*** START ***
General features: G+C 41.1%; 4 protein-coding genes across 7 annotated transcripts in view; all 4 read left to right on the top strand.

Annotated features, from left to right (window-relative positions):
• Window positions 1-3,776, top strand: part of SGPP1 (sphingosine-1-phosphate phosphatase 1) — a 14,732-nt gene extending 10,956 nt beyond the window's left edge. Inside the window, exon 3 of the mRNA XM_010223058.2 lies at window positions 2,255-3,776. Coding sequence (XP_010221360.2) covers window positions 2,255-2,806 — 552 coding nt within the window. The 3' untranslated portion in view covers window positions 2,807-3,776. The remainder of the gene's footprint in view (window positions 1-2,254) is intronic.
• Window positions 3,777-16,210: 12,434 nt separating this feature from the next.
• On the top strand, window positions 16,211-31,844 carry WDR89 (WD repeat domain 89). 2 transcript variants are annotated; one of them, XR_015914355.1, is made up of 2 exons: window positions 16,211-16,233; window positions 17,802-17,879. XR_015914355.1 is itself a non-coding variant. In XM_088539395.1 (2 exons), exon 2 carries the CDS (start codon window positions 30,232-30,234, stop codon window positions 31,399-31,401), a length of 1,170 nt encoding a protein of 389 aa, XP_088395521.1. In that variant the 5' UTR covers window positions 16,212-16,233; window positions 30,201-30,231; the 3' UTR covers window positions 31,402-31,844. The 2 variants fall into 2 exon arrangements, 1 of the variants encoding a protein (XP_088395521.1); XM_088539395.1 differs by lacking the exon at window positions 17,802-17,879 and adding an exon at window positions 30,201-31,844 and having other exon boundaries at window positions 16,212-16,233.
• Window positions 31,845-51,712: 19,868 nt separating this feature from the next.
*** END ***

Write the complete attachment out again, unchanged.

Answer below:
General features: G+C 41.1%; 4 protein-coding genes across 7 annotated transcripts in view; all 4 read left to right on the top strand.

Annotated features, from left to right (window-relative positions):
• Window positions 1-3,776, top strand: part of SGPP1 (sphingosine-1-phosphate phosphatase 1) — a 14,732-nt gene extending 10,956 nt beyond the window's left edge. Inside the window, exon 3 of the mRNA XM_010223058.2 lies at window positions 2,255-3,776. Coding sequence (XP_010221360.2) covers window positions 2,255-2,806 — 552 coding nt within the window. The 3' untranslated portion in view covers window positions 2,807-3,776. The remainder of the gene's footprint in view (window positions 1-2,254) is intronic.
• Window positions 3,777-16,210: 12,434 nt separating this feature from the next.
• On the top strand, window positions 16,211-31,844 carry WDR89 (WD repeat domain 89). 2 transcript variants are annotated; one of them, XR_015914355.1, is made up of 2 exons: window positions 16,211-16,233; window positions 17,802-17,879. XR_015914355.1 is itself a non-coding variant. In XM_088539395.1 (2 exons), exon 2 carries the CDS (start codon window positions 30,232-30,234, stop codon window positions 31,399-31,401), a length of 1,170 nt encoding a protein of 389 aa, XP_088395521.1. In that variant the 5' UTR covers window positions 16,212-16,233; window positions 30,201-30,231; the 3' UTR covers window positions 31,402-31,844. The 2 variants fall into 2 exon arrangements, 1 of the variants encoding a protein (XP_088395521.1); XM_088539395.1 differs by lacking the exon at window positions 17,802-17,879 and adding an exon at window positions 30,201-31,844 and having other exon boundaries at window positions 16,212-16,233.
• Window positions 31,845-51,712: 19,868 nt separating this feature from the next.